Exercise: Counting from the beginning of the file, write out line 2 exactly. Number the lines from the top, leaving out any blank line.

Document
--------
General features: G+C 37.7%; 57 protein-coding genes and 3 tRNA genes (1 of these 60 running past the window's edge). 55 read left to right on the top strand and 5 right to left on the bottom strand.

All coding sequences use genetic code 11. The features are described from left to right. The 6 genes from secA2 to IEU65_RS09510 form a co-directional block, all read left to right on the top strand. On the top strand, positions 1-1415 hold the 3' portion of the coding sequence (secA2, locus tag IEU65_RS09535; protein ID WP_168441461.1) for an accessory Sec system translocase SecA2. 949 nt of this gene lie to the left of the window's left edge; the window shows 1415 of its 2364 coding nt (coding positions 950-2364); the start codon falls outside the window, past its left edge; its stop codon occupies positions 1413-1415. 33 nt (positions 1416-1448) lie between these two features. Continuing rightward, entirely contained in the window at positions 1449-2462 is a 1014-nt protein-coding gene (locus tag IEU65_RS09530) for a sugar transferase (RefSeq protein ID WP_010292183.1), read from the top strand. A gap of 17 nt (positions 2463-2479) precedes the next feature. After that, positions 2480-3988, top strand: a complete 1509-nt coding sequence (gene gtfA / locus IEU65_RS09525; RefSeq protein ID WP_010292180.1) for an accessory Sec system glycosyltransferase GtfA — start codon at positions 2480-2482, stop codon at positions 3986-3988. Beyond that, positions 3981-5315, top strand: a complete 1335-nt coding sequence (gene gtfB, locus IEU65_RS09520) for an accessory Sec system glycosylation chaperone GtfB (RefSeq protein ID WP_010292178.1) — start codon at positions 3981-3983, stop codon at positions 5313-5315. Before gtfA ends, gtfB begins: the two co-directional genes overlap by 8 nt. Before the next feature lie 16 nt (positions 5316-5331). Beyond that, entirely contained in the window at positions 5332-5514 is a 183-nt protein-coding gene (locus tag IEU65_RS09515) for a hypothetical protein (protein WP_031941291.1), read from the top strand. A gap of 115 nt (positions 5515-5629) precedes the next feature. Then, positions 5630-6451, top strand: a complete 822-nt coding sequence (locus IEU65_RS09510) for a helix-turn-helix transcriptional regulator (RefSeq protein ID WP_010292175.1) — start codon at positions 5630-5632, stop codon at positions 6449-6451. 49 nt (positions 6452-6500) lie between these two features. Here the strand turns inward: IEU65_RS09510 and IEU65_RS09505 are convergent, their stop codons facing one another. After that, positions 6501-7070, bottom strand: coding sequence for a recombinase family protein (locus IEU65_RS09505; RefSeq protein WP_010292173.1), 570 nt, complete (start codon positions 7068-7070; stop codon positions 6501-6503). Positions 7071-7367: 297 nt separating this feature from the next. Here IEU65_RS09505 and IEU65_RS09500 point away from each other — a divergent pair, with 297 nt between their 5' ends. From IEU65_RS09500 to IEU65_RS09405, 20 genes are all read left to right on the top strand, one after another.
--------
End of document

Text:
All coding sequences use genetic code 11. The features are described from left to right. The 6 genes from secA2 to IEU65_RS09510 form a co-directional block, all read left to right on the top strand. On the top strand, positions 1-1415 hold the 3' portion of the coding sequence (secA2, locus tag IEU65_RS09535; protein ID WP_168441461.1) for an accessory Sec system translocase SecA2. 949 nt of this gene lie to the left of the window's left edge; the window shows 1415 of its 2364 coding nt (coding positions 950-2364); the start codon falls outside the window, past its left edge; its stop codon occupies positions 1413-1415. 33 nt (positions 1416-1448) lie between these two features. Continuing rightward, entirely contained in the window at positions 1449-2462 is a 1014-nt protein-coding gene (locus tag IEU65_RS09530) for a sugar transferase (RefSeq protein ID WP_010292183.1), read from the top strand. A gap of 17 nt (positions 2463-2479) precedes the next feature. After that, positions 2480-3988, top strand: a complete 1509-nt coding sequence (gene gtfA / locus IEU65_RS09525; RefSeq protein ID WP_010292180.1) for an accessory Sec system glycosyltransferase GtfA — start codon at positions 2480-2482, stop codon at positions 3986-3988. Beyond that, positions 3981-5315, top strand: a complete 1335-nt coding sequence (gene gtfB, locus IEU65_RS09520) for an accessory Sec system glycosylation chaperone GtfB (RefSeq protein ID WP_010292178.1) — start codon at positions 3981-3983, stop codon at positions 5313-5315. Before gtfA ends, gtfB begins: the two co-directional genes overlap by 8 nt. Before the next feature lie 16 nt (positions 5316-5331). Beyond that, entirely contained in the window at positions 5332-5514 is a 183-nt protein-coding gene (locus tag IEU65_RS09515) for a hypothetical protein (protein WP_031941291.1), read from the top strand. A gap of 115 nt (positions 5515-5629) precedes the next feature. Then, positions 5630-6451, top strand: a complete 822-nt coding sequence (locus IEU65_RS09510) for a helix-turn-helix transcriptional regulator (RefSeq protein ID WP_010292175.1) — start codon at positions 5630-5632, stop codon at positions 6449-6451. 49 nt (positions 6452-6500) lie between these two features. Here the strand turns inward: IEU65_RS09510 and IEU65_RS09505 are convergent, their stop codons facing one another. After that, positions 6501-7070, bottom strand: coding sequence for a recombinase family protein (locus IEU65_RS09505; RefSeq protein WP_010292173.1), 570 nt, complete (start codon positions 7068-7070; stop codon positions 6501-6503). Positions 7071-7367: 297 nt separating this feature from the next. Here IEU65_RS09505 and IEU65_RS09500 point away from each other — a divergent pair, with 297 nt between their 5' ends. From IEU65_RS09500 to IEU65_RS09405, 20 genes are all read left to right on the top strand, one after another.